When Rudy Had Hair - The American Spectator | USA News and Politics
When Rudy Had Hair
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A friend of mine stumbled across three interviews Rudy Giuliani gave for the old PBS show “The Open Mind,” hosted by Richard D. Heffner. Two of the interviews were conducted in 1984 (Part 1, Part II), when he was a U.S. Attorney, and the other took place in 1995, when he was in his second year as mayor. All three of them are illuminating and worth watching if you’re interested in Rudy-or if you just want to see what he looks like with hair.

In the 1984 interviews, Giuliani offers his philosophy of criminal justice in the context of the passage of a major crime bill that year. On the hot button issues of the day, he says he supports capital punishment, but also waiting periods and background checks for purchasing guns. Much of the discussion centers around his belief that the justice system had drifted too far in the direction of protecting the accused and convicted, to the detriment of victims of crime. “I think we’ve moved away from the model of America that most of us grew up with 20, 30, years ago, which is one where we emphasize individual responsibility,” he said in the first interview. He later adds: “I consider myself a very firm believer in due process, and a libertarian in that sense, but I think we became almost stupid in our excessiveness in the way in which we were protecting, overprotecting the rights of people, to the disadvantage of other people.”

The 1995 interview goes a long way in making the case that while he certainly took several liberal positions as mayor, philosophically, he had a lot in common with conservatives.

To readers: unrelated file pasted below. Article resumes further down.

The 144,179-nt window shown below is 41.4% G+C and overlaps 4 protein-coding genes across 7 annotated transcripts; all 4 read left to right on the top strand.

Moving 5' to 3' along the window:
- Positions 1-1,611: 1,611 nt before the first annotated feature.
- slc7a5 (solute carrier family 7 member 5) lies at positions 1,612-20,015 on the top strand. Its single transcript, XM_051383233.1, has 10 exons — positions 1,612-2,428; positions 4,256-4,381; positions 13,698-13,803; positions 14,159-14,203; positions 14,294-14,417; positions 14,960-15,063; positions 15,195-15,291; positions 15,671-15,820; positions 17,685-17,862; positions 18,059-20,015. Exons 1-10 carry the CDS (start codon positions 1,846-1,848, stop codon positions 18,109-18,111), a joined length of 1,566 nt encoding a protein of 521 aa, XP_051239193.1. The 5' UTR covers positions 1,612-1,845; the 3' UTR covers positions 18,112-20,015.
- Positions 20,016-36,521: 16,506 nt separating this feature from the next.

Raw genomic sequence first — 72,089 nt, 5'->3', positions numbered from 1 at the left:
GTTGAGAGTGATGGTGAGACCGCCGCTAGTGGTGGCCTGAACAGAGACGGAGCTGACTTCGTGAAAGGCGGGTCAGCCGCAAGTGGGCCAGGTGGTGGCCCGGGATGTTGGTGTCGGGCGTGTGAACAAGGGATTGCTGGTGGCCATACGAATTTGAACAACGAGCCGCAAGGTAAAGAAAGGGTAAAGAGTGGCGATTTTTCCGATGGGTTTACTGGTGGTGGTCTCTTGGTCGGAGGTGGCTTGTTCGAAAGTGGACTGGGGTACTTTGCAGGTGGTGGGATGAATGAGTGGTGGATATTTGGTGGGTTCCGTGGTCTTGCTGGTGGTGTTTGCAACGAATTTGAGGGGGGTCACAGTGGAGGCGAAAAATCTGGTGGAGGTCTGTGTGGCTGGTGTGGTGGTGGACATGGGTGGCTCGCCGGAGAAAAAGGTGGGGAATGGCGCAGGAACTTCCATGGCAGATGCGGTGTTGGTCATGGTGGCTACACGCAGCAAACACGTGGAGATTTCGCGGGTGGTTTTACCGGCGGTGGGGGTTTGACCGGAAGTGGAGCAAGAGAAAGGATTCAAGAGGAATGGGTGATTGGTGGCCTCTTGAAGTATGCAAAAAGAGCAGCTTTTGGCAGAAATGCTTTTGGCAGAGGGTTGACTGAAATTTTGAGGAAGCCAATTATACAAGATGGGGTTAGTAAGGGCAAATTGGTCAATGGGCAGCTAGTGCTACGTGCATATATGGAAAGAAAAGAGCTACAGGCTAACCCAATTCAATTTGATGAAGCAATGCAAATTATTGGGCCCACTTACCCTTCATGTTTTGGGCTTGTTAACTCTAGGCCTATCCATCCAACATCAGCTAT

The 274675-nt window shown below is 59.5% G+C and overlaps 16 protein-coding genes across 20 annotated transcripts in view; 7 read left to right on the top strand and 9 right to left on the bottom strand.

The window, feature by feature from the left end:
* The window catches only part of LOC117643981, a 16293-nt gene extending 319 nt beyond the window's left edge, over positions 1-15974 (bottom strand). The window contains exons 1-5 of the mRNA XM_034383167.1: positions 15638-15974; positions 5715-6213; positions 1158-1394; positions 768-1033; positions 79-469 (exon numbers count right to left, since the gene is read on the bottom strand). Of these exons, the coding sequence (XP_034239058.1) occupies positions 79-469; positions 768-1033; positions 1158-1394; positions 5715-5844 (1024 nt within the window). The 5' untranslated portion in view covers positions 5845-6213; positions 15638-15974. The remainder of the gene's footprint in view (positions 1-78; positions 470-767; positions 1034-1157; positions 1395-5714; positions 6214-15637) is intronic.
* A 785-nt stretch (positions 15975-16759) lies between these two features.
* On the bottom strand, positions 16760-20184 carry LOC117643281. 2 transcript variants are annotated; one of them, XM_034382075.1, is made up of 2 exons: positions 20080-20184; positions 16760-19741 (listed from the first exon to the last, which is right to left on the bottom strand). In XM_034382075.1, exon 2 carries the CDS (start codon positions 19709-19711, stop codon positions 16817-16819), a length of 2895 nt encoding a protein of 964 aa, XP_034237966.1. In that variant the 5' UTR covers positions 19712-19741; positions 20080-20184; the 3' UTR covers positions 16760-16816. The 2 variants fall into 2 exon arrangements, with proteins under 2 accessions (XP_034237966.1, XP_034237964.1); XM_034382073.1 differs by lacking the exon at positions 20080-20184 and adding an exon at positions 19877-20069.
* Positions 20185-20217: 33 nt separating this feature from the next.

Months after the Republican Congress had swept into power, he argued that he would support the federal government cutting spending as long as they gave more freedom to state and local governments over how to spend it. The problem wasn’t that government wasn’t spending enough, but that they were spending it inefficiently. Invoking the 10th Amendment, he made a case for federalism. And argued that he believed it was possible to achieve more localized control:

“It fits into this whole notion of trying to realign the relationship between the federal government, state government, and local governments and to return more power to the government that’s closest to people so that they can make their own decisions about it. How to deal with the problem of welfare is very different in New York than it may be in Texas. Or in California. Or in Florida. We have different sets of problems that affect us. We have to have more discretion in being able to work with it within our local context.”

Given that Giuliani was defending many cuts in government spending, as well as a shrinking of federal power, Heffner asked him in what areas he though the federal government should increase spending. Giuliani’s answer would surprise those who only associate Giuliani’s immigration stance as mayor with maintaining a sanctuary city:

“The federal government has not dealt properly with the problem of illegal immigration. State and local governments cannot deal with the problem of illegal immigration. They can’t control the border, they can’t conduct foreign policy. So this is a problem that is beyond the control of the state and local government. The federal government has to increase its role there. It has to increase its ability to do border patrol. It has to increase the emphasis through foreign policy. It has to increase its emphasis on deportation and put more resources into that. That’s an area that has to increase, and if that were done sensibly, and done in the right way…that would be just as useful as giving a grant to a state or a city. If the federal government did two or three times more deportations in New York City, that would relieve New York City of an enormous burden that we pay in police services, in incarceration–3,000, maybe 4,000 prisoners we have in city jails are technically illegal or undocumented aliens.”

All videos are worth viewing if you have the time.

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